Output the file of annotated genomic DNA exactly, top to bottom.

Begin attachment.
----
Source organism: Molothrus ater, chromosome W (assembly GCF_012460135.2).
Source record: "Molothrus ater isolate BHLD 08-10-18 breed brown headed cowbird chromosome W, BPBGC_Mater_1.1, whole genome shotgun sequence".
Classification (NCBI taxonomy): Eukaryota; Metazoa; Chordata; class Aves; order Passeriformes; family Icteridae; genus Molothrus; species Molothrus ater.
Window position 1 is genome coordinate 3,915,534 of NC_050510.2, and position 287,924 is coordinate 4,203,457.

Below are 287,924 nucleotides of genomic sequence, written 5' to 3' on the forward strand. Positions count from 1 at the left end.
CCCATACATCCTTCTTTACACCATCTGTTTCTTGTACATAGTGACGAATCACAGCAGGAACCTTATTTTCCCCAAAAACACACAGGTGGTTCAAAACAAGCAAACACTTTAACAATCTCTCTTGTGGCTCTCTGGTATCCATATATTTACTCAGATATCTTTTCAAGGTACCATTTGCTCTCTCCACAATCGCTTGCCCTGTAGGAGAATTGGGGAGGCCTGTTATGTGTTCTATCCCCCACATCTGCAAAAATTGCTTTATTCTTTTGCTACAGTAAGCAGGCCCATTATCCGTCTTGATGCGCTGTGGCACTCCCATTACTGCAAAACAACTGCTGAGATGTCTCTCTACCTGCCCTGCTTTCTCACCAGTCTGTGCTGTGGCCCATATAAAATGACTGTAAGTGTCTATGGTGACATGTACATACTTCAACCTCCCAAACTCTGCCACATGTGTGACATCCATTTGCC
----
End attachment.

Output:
Source organism: Molothrus ater, chromosome W (assembly GCF_012460135.2).
Source record: "Molothrus ater isolate BHLD 08-10-18 breed brown headed cowbird chromosome W, BPBGC_Mater_1.1, whole genome shotgun sequence".
Classification (NCBI taxonomy): Eukaryota; Metazoa; Chordata; class Aves; order Passeriformes; family Icteridae; genus Molothrus; species Molothrus ater.
Window position 1 is genome coordinate 3,915,534 of NC_050510.2, and position 287,924 is coordinate 4,203,457.

Below are 287,924 nucleotides of genomic sequence, written 5' to 3' on the forward strand. Positions count from 1 at the left end.
CCCATACATCCTTCTTTACACCATCTGTTTCTTGTACATAGTGACGAATCACAGCAGGAACCTTATTTTCCCCAAAAACACACAGGTGGTTCAAAACAAGCAAACACTTTAACAATCTCTCTTGTGGCTCTCTGGTATCCATATATTTACTCAGATATCTTTTCAAGGTACCATTTGCTCTCTCCACAATCGCTTGCCCTGTAGGAGAATTGGGGAGGCCTGTTATGTGTTCTATCCCCCACATCTGCAAAAATTGCTTTATTCTTTTGCTACAGTAAGCAGGCCCATTATCCGTCTTGATGCGCTGTGGCACTCCCATTACTGCAAAACAACTGCTGAGATGTCTCTCTACCTGCCCTGCTTTCTCACCAGTCTGTGCTGTGGCCCATATAAAATGACTGTAAGTGTCTATGGTGACATGTACATACTTCAACCTCCCAAACTCTGCCACATGTGTGACATCCATTTGCC